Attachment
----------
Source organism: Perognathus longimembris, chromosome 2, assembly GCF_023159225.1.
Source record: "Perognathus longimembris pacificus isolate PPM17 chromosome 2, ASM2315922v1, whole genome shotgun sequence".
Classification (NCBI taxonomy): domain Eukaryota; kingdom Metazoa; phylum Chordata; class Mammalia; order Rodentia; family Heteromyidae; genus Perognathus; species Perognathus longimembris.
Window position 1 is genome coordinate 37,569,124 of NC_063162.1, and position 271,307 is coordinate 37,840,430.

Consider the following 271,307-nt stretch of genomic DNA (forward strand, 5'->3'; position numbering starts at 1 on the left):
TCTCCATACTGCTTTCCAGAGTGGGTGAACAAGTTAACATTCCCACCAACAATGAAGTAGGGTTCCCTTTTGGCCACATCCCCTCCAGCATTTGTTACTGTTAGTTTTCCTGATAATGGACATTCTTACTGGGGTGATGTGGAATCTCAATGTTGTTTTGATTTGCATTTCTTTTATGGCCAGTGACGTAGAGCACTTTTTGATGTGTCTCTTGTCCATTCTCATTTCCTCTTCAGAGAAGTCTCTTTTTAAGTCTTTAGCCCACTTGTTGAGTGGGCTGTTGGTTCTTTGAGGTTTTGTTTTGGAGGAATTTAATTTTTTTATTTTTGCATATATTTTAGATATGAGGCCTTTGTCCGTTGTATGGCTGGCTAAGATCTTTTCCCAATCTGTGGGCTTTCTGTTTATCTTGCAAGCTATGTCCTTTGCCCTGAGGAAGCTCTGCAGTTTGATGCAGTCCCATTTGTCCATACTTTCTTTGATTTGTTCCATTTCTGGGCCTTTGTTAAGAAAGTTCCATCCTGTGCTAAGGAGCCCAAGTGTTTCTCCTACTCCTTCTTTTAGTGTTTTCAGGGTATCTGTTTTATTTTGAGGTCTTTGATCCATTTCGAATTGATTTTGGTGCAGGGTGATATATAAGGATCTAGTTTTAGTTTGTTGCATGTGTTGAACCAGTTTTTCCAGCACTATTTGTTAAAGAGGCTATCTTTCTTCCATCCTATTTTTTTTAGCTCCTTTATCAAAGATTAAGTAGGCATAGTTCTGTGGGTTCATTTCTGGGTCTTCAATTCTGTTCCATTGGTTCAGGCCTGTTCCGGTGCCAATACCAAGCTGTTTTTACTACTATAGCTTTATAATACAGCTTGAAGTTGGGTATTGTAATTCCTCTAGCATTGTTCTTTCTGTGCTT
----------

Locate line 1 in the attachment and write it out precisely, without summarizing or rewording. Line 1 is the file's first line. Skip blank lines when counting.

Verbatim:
Source organism: Perognathus longimembris, chromosome 2, assembly GCF_023159225.1.